The media embargo for Star Wars: The Old Republic’s beta dropped yesterday, and Massively produced two different impressions pieces summing up the beta, both of them from guys who willingly and happily play themepark MMOs but who have more than once declared their preference for sandboxes. I saw the game about a year ago but was only in the regular beta, so my NDA on what I’ve seen recently still holds. Still, I can talk about the buzz, and I want to focus on this constant excuse for SWTOR:
“It’s not a sandbox.”
And what SWTOR die-hards mean when they say “it’s not a sandbox” is this: “The game was designed as a themepark, not a sandbox, so sandbox fans’ complaints about the lack of sandbox elements are biased and invalid. In fact, you shouldn’t even let a sandbox fan review the game.” It’s not a sandbox, it’s not a sandbox, it’s not a sandbox, they say, holding it up like a talisman to protect BioWare from criticism. I call bullpucky!
I could understand the argument if, say, we were complaining that a teapot isn’t a very good window. The teapot wasn’t designed to be a window; it has nothing to do with windows. The idea is absurd.
But that’s not what the sandbox vs. themepark debate is about. Paul points out that this is really an open vs. closed smartphone debate. He reminds me that niche, high-end sportscars deliberately omit features we might consider basic and necessary — like air conditioning — so that they can do one thing (go fast) as well as possible. We certainly wouldn’t say that makes such a sportscar less of a car, but then again, unlike that sportscar, SWTOR isn’t being marketed as a niche product. It’s being marketed as WoW’s successor, the next big thing in the genre. If the next Honda Accord rolled out with no air conditioning, I don’t think we’d be amused.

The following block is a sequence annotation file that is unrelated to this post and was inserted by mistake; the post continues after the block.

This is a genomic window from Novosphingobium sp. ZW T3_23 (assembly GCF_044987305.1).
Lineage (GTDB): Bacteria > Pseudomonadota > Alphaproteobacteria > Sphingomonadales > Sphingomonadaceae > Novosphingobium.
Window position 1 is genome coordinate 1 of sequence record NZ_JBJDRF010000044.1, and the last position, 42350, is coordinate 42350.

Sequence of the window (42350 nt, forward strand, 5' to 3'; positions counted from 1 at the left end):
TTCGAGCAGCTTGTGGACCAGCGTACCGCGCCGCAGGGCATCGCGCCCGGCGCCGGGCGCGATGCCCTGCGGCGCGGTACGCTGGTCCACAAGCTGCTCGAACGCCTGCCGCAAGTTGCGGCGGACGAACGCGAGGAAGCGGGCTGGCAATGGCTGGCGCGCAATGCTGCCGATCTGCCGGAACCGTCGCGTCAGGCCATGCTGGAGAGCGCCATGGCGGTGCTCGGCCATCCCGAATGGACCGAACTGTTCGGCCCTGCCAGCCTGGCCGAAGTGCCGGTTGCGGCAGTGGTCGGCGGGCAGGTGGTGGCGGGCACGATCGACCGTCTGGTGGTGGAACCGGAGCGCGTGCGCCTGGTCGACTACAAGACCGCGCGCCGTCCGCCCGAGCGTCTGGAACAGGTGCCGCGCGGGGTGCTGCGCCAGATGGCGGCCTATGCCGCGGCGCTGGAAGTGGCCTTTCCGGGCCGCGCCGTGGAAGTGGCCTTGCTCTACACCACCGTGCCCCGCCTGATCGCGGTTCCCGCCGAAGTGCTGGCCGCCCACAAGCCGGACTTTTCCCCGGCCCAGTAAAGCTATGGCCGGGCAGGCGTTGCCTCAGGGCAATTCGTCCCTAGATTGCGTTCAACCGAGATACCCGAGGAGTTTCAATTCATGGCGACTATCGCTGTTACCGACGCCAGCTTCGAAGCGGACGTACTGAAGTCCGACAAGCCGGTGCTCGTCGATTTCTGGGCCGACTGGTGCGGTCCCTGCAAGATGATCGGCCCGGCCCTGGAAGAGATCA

I’ve come to think the whole “sandbox elements” concept is a sham, a construct of companies and their apologists pushing MMOs with increasingly limited feature sets. If those companies can convince you that certain complex and difficult-to-implement game mechanics are “just for sandboxes,” then those companies can be excused from including them.
And that just feeds into the false dichotomy. Forget sandboxes and themeparks — there’s only MMOs and the stuff that goes into MMOs. There’s a spectrum of MMO features. Either your game has certain features or it doesn’t. So potential players are absolutely correct to complain when your MMO lacks features considered standard in so many other MMOs. If you’ve chosen to exclude open-world housing, free-form flight, custom storytelling, intense crafting, player-generated content, non-combat professions, a player-run economy, and unique character development, you deserve criticism for those very intentional design choices. You can’t just wave it away by redefining “real” MMOs as things that conveniently happen to omit the same features you do. And every time you suggest that sandbox fans can’t adequately review a themepark game, you’re suggesting that people who like things in their game can’t possibly understand a game with no things, which is just a fancy way of admitting your neglect.
And that’s silly — who defines his own product by what it lacks? We don’t call a sportscar “that car that doesn’t have air conditioning”; it stands out by being “that car that goes fast and looks hot doing it.” When you call your game a themepark and then define themeparks as games that lack sandbox elements, we all know what you’re really up to. Deep down, players know that themeparks really have no features to call their own — even some sandboxes have linear, quest-driven content!
“It’s not a sandbox” really means “this game is purposely minimalist and lacking in multiple areas; take it or leave it.” Some of us will take it on its own terms (like I will — my preorder is still intact, for now), but let’s do away with the pretense. “Themepark” is neither a compliment nor an excuse. It’s an admission of limitation.
Oh yeah, and while I’m thinking about it, BioWare?